How to Prove Negligence in an Auto Accident
According to the Texas Department of Transportation, over 17,000 people were seriously injured in an auto accident in 2017. If you were a victim of an accident, you deserve compensation. However, insurance companies aren’t always willing to pay. If you hope to recover 100 percent of your losses, it is necessary to prove the other driver’s negligence.
No Doubt Liability
If an accident results in serious damage to a vehicle, injury, or death, you are required by the Texas Transportation Code to immediately report it to the authorities. An investigation of the accident and a police report will follow. There are certain types of accidents that are almost always ruled the other driver’s fault. These collisions are referred to as no-doubt liability and are generally easy to prove. Some examples of no-doubt liability include:
- Left turn accidents – A driver making a left turn is always at fault unless you broke traffic laws (usually speeding or failing to observe traffic lights) at the time of the accident.
- DUI crashes – Driving under the influence of drugs and alcohol is illegal in every state and will make you liable for any accident you are involved in.
- Rear-end collisions – Unless you contributed to the accident by breaking traffic laws or negligent car repair (your brake lights or turn signals aren’t working), the other driver is always at fault for a rear end collision.
The Components of Negligence
Most accidents are not that easy to prove. Since Texas is a Modified Comparative Negligence state, proving the negligence of the other driver is necessary for compensation. Modified comparative fault means that both parties will be investigated as having a percentage of fault in the accident. If you are found to be partly at fault, that percentage will be extracted from your claims. For example, if you were found to be 25 percent responsible for the accident, you would only recoup 75 percent of your losses that resulted from the accident. However, if you were found to be more than 50 percent responsible, you would receive no compensation.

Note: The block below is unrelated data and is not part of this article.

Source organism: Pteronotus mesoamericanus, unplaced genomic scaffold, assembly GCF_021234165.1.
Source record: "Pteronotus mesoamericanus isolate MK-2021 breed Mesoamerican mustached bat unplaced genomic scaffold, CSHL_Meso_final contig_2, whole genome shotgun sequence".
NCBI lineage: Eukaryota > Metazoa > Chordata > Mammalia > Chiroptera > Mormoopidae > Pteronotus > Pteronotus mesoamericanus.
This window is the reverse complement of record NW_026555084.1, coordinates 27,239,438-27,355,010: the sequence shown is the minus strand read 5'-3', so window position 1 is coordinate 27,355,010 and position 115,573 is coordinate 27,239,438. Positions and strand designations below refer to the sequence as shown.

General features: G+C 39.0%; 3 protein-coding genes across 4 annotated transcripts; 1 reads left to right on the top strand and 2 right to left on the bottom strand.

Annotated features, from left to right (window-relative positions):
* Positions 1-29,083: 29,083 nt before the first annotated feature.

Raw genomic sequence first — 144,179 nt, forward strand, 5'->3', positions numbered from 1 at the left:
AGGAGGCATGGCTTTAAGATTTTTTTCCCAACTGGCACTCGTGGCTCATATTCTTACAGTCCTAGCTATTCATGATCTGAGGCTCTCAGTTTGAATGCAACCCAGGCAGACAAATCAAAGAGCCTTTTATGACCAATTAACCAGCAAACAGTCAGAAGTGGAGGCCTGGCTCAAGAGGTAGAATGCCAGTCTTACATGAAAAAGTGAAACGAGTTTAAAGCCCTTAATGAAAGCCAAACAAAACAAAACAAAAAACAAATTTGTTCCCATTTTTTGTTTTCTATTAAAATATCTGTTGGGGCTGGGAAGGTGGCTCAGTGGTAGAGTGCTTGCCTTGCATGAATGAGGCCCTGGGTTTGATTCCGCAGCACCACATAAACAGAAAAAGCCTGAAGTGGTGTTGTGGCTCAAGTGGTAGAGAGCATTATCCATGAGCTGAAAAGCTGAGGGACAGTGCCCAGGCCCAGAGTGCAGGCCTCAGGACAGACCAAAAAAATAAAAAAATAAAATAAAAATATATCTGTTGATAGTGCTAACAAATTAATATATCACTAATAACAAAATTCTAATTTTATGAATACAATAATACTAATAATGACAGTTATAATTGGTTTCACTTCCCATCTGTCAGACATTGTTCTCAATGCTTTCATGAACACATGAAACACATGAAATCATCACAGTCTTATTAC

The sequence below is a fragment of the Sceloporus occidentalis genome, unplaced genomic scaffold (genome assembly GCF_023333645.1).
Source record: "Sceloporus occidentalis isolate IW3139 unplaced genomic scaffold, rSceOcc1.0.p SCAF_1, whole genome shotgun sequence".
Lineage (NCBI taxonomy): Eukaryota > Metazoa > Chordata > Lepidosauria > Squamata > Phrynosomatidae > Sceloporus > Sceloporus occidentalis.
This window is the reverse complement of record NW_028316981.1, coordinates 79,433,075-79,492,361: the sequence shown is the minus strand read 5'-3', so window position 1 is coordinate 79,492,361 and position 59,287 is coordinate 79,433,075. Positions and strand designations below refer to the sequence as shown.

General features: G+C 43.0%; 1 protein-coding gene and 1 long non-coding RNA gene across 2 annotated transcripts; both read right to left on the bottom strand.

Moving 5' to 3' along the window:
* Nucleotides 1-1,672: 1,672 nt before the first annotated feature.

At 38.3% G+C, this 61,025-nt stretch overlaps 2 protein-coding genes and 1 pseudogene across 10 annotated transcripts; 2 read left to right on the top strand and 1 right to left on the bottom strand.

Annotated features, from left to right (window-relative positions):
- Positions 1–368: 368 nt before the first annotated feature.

If you had no fault in the accident, the other driver’s negligence must be proven by certain components.
- A duty of care: In the case of traffic accidents, a duty of care means all drivers are expected to obey all traffic laws.
- Breach of duty: It must be proven that the defendant breached the duty of care, by breaking traffic laws or other unsafe driving practices.
- Causation: Usually the most difficult to prove, causation means that the defendant’s specific breach of duty caused the damages to your property or person.
- Damages: The calculation of losses and costs of the plaintiff put into monetary amounts. The inability to calculate this could result in compensation being reduced or denied.
Proving these components may require evidence from different sources. Your legal team may examine the police report, question witnesses, and investigate the scene of the accident. It is important to retain all medical records and bills associated with the accident as well as receipts for vehicle repairs.
If you’ve been injured in an accident, it’s important to have an advocate with expertise in Texas injury laws. Contact the law office of Brett Cain to learn more about your rights to compensation. Another driver’s negligence shouldn’t become your financial burden. Contact Brett Cain today for a free consultation.